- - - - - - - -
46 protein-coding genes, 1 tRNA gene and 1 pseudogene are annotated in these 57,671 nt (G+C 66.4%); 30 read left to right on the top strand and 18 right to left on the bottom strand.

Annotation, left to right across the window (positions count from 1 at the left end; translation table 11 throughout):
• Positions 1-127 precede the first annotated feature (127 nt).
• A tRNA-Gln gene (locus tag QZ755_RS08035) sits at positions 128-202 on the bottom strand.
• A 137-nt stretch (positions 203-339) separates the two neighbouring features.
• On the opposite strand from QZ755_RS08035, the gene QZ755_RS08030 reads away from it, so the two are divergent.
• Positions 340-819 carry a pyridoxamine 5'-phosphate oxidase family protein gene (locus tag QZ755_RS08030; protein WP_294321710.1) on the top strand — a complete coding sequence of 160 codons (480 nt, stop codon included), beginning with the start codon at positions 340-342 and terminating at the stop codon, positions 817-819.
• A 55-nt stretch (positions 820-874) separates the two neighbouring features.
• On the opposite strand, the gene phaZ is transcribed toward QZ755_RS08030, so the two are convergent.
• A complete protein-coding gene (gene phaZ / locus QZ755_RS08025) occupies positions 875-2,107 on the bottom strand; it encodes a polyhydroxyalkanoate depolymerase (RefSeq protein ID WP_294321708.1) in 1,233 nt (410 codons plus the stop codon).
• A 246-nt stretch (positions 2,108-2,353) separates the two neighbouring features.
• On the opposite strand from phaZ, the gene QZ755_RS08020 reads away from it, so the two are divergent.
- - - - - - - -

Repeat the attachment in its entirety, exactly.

46 protein-coding genes, 1 tRNA gene and 1 pseudogene are annotated in these 57,671 nt (G+C 66.4%); 30 read left to right on the top strand and 18 right to left on the bottom strand.

Annotation, left to right across the window (positions count from 1 at the left end; translation table 11 throughout):
• Positions 1-127 precede the first annotated feature (127 nt).
• A tRNA-Gln gene (locus tag QZ755_RS08035) sits at positions 128-202 on the bottom strand.
• A 137-nt stretch (positions 203-339) separates the two neighbouring features.
• On the opposite strand from QZ755_RS08035, the gene QZ755_RS08030 reads away from it, so the two are divergent.
• Positions 340-819 carry a pyridoxamine 5'-phosphate oxidase family protein gene (locus tag QZ755_RS08030; protein WP_294321710.1) on the top strand — a complete coding sequence of 160 codons (480 nt, stop codon included), beginning with the start codon at positions 340-342 and terminating at the stop codon, positions 817-819.
• A 55-nt stretch (positions 820-874) separates the two neighbouring features.
• On the opposite strand, the gene phaZ is transcribed toward QZ755_RS08030, so the two are convergent.
• A complete protein-coding gene (gene phaZ / locus QZ755_RS08025) occupies positions 875-2,107 on the bottom strand; it encodes a polyhydroxyalkanoate depolymerase (RefSeq protein ID WP_294321708.1) in 1,233 nt (410 codons plus the stop codon).
• A 246-nt stretch (positions 2,108-2,353) separates the two neighbouring features.
• On the opposite strand from phaZ, the gene QZ755_RS08020 reads away from it, so the two are divergent.